Maybe thatʼs why my friends were unimpressed. Being immersed in technology, Iʼm overcome by the notion of imagined possibilities turned into reality. But the actual reality that my friends saw is that weʼre just a bunch of geeks frittering away with blocky finger paints. Maybe people who are not into computers see the results, not the method, and so are able to judge the results, not the effort.
What I showed them was my proud technological achievement. What they saw was less good than a three-year-old attacking the wainscoting with a pack of blunt Crayolas. It hurts to think of it, but they must be right. It wouldnʼt hurt otherwise. Strip away the artifice of the method, and the art that remains is poor. Nobody cares how hard it was for you to climb the mountain. All they care about is that you planted a flag on the summit.
One of the biggest computer magazines in the country has put me on its cover.
Tonight a U.P.S. truck pulled into the driveway and gave me a long cardboard tube with next monthʼs issue of Run magazine in it. On the cover is one of my pictures, and thereʼs another one inside, with a short biography about me.
I remember someone contacting me on QCS about my computer pictures, but didnʼt think much about it. That was months ago. Now, here I am in living printed color.
And itʼs not just the magazine, there was also a check from IDG Publications for two hundred United States greenbacks inside. Thatʼs more money than I make in a month stuffing coupons into Sunday New Jersey Heralds from 7pm to midnight every Friday and Saturday night.
The picture on the cover is called Knight, and is based on a chess piece on my shelf. My sister went to Mexico and brought back a coral chess set. The Commodore 64 doesnʼt have the right colors to paint chess pieces so they look like coral, so I painted it in shades of blue so it looks like itʼs made of ice.
The 64 has a lot of colors for a computer, but theyʼre in an order that someone decided would be most needed, and not necessarily what an artist might use. The closest you can get to a range of colors is by using various blues, grays, greens, or reds:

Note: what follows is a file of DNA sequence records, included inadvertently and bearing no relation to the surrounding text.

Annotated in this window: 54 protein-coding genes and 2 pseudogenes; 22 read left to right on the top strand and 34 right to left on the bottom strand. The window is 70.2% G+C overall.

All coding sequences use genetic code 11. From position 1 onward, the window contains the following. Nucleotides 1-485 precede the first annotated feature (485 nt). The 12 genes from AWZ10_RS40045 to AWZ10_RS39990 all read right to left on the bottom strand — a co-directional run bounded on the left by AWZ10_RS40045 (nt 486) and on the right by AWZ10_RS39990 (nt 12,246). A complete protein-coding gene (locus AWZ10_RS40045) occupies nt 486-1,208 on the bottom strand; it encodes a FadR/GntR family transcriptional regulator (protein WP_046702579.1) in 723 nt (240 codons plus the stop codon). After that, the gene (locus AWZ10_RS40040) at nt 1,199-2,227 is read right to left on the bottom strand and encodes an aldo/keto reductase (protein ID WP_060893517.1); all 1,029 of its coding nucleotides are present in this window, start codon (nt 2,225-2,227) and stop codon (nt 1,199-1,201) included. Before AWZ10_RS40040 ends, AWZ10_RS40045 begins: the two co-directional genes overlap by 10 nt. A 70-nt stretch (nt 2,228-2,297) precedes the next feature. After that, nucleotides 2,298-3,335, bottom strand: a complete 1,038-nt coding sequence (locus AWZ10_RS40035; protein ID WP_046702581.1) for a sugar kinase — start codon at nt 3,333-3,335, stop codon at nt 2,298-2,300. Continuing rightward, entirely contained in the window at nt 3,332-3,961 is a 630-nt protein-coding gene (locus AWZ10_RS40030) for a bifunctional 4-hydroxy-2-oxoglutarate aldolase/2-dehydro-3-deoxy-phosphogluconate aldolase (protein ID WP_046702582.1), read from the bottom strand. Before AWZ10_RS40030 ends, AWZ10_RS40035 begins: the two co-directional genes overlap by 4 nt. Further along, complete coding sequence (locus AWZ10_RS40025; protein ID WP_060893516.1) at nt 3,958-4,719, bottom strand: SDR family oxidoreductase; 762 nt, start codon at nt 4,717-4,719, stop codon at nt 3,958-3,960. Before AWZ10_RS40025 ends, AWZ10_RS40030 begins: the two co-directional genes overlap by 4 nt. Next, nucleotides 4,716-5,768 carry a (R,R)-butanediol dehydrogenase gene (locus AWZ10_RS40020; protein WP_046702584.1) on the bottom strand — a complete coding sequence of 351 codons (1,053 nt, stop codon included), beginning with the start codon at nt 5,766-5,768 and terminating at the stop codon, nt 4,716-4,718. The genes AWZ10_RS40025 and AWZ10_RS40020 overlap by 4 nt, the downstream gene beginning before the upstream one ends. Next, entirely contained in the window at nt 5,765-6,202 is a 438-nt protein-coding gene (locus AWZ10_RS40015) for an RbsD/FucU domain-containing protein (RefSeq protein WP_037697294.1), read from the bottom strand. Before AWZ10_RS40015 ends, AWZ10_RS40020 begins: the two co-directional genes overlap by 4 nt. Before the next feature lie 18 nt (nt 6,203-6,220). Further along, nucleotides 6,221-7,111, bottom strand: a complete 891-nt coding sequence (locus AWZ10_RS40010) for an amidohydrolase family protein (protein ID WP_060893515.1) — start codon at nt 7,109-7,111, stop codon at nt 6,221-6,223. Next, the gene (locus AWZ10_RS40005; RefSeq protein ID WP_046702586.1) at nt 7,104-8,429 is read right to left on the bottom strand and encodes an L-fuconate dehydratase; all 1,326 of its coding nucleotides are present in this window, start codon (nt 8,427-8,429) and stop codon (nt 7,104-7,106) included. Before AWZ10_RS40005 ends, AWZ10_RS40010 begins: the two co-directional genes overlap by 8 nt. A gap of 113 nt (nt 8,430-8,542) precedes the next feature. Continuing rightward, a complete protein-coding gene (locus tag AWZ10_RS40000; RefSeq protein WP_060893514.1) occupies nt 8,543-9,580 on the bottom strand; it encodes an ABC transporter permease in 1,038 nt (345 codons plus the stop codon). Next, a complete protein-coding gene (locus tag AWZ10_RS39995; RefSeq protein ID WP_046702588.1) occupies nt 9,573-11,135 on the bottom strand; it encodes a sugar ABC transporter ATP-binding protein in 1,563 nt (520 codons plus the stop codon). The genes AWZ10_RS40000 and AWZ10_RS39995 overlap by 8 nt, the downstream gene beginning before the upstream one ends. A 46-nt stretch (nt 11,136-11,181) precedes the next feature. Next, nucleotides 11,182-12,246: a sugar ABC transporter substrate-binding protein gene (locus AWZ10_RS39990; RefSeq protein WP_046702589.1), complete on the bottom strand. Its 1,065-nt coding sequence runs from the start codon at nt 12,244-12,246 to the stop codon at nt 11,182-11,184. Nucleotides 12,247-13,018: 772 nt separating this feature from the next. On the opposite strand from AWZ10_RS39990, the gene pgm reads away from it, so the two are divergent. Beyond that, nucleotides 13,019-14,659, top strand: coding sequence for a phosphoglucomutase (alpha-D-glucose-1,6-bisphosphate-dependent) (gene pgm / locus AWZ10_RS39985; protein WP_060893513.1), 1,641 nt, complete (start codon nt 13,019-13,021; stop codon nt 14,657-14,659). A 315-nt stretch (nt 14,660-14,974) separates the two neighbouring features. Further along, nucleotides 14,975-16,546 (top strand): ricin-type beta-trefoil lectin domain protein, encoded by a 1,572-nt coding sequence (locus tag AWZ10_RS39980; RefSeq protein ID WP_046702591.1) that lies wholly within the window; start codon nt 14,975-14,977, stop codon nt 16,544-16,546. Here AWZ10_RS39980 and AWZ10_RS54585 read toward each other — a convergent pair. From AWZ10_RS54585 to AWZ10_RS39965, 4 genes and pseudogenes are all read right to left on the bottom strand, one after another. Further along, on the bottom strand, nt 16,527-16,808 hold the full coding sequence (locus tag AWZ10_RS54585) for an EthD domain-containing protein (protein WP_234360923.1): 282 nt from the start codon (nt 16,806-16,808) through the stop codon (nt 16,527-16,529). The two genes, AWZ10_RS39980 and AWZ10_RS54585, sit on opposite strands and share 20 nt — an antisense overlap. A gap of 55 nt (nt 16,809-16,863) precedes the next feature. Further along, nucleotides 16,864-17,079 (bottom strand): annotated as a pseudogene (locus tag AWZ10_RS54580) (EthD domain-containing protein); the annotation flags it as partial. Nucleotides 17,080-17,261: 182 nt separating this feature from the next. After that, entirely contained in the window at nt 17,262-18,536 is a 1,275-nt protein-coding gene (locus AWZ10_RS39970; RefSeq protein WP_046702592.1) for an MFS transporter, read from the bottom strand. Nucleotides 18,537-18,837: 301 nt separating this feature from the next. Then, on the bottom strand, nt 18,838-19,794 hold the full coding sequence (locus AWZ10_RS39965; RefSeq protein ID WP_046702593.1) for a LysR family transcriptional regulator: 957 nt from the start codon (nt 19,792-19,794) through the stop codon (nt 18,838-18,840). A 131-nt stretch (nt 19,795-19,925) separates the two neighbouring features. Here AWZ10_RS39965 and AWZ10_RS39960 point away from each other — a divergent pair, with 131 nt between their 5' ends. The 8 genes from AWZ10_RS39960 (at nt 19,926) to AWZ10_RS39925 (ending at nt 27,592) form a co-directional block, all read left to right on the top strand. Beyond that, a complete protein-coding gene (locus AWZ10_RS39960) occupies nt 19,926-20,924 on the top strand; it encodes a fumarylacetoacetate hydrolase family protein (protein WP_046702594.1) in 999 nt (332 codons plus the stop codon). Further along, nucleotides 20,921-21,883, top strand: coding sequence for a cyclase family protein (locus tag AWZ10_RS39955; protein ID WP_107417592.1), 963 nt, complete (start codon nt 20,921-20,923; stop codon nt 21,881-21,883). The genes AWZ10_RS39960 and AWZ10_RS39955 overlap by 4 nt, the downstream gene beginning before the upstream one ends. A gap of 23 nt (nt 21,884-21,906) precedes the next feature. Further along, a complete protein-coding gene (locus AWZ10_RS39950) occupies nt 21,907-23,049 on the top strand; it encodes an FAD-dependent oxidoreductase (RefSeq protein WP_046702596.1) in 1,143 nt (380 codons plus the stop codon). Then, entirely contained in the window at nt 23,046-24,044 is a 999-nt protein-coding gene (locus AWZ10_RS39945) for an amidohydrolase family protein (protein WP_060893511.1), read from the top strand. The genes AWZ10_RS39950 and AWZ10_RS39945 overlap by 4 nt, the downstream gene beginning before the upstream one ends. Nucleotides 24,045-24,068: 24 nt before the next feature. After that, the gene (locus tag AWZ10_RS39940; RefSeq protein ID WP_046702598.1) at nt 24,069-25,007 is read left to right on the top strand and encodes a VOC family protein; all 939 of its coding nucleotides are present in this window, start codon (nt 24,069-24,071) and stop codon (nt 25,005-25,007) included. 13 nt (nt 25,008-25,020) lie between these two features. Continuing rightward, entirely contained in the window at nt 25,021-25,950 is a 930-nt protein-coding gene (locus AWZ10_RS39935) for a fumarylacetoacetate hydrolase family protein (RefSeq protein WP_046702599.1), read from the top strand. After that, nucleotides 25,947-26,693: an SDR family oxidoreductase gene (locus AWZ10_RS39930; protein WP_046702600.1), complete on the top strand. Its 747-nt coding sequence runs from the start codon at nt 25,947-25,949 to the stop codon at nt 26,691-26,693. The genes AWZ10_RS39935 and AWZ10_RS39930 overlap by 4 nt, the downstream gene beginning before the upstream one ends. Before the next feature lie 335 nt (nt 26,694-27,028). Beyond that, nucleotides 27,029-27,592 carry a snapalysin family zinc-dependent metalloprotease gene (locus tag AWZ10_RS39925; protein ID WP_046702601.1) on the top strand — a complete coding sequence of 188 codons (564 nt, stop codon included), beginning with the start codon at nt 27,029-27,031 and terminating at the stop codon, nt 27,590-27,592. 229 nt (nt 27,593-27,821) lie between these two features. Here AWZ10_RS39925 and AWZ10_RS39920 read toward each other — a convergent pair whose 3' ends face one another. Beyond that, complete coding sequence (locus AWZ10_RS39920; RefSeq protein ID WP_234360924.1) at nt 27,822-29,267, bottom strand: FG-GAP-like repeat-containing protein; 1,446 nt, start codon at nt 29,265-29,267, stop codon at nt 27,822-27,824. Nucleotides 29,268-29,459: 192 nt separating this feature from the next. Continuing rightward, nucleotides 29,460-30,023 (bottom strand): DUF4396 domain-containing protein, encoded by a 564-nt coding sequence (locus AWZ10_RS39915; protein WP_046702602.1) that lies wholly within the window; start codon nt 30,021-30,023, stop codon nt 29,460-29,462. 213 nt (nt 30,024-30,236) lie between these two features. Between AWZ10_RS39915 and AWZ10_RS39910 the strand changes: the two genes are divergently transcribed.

The colors arenʼt arranged in groups, so you have to play with them to get an understanding of how they fit together. I like to use color changing to create a fade-in-fade-out effect when I write demos, or for cursors when I write games. If you change the colors quickly enough, people donʼt notice if theyʼre not quite right. Like going from brown to orange to pink and back. Do it fast enough and it passes for glowing monster eyes, and not just a kludge.
Inside the magazine is another picture of mine called Sunrise, which depicts the sun rising over Upper Highland Lake West with a little Sunfish sailing in the foreground.
I included stars in the dawning sky because it reminds me of the times that Scott and I would swim across the lake in the middle of the night, with the water black ink around us, and a cold, distant moon directly above showing us the way to shore.
I donʼt know how wide the lake is, especially on the route that we would take. My guess is itʼs a mile or two. We steered far away from the earthen dam near Breakneck Road because of all the rusted metal barrels leaking orange goo at its base, and away from the island and Turtle Rock because it gets shallow there. I donʼt like touching the bottom.